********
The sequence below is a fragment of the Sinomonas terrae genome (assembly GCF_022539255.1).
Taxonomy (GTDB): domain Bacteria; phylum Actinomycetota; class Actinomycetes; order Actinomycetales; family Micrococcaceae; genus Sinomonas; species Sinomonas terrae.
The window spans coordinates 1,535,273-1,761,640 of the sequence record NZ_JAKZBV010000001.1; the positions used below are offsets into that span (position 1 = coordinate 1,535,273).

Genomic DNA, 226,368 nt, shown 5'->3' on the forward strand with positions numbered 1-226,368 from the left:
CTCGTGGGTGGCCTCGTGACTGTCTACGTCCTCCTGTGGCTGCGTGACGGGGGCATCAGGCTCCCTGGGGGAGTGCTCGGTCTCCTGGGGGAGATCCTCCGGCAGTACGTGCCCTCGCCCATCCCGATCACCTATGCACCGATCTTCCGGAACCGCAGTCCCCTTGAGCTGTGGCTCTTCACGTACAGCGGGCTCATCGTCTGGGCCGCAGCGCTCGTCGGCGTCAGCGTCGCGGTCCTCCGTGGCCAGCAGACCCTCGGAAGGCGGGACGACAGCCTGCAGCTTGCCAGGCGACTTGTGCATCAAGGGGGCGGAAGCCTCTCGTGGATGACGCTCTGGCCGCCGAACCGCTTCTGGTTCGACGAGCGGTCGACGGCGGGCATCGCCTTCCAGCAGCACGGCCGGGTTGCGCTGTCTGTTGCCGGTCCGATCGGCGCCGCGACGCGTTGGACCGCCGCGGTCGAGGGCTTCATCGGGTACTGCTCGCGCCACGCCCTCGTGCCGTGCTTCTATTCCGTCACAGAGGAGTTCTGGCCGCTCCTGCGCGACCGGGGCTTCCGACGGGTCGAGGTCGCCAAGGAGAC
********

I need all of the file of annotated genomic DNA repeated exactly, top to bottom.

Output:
The sequence below is a fragment of the Sinomonas terrae genome (assembly GCF_022539255.1).
Taxonomy (GTDB): domain Bacteria; phylum Actinomycetota; class Actinomycetes; order Actinomycetales; family Micrococcaceae; genus Sinomonas; species Sinomonas terrae.
The window spans coordinates 1,535,273-1,761,640 of the sequence record NZ_JAKZBV010000001.1; the positions used below are offsets into that span (position 1 = coordinate 1,535,273).

Genomic DNA, 226,368 nt, shown 5'->3' on the forward strand with positions numbered 1-226,368 from the left:
CTCGTGGGTGGCCTCGTGACTGTCTACGTCCTCCTGTGGCTGCGTGACGGGGGCATCAGGCTCCCTGGGGGAGTGCTCGGTCTCCTGGGGGAGATCCTCCGGCAGTACGTGCCCTCGCCCATCCCGATCACCTATGCACCGATCTTCCGGAACCGCAGTCCCCTTGAGCTGTGGCTCTTCACGTACAGCGGGCTCATCGTCTGGGCCGCAGCGCTCGTCGGCGTCAGCGTCGCGGTCCTCCGTGGCCAGCAGACCCTCGGAAGGCGGGACGACAGCCTGCAGCTTGCCAGGCGACTTGTGCATCAAGGGGGCGGAAGCCTCTCGTGGATGACGCTCTGGCCGCCGAACCGCTTCTGGTTCGACGAGCGGTCGACGGCGGGCATCGCCTTCCAGCAGCACGGCCGGGTTGCGCTGTCTGTTGCCGGTCCGATCGGCGCCGCGACGCGTTGGACCGCCGCGGTCGAGGGCTTCATCGGGTACTGCTCGCGCCACGCCCTCGTGCCGTGCTTCTATTCCGTCACAGAGGAGTTCTGGCCGCTCCTGCGCGACCGGGGCTTCCGACGGGTCGAGGTCGCCAAGGAGAC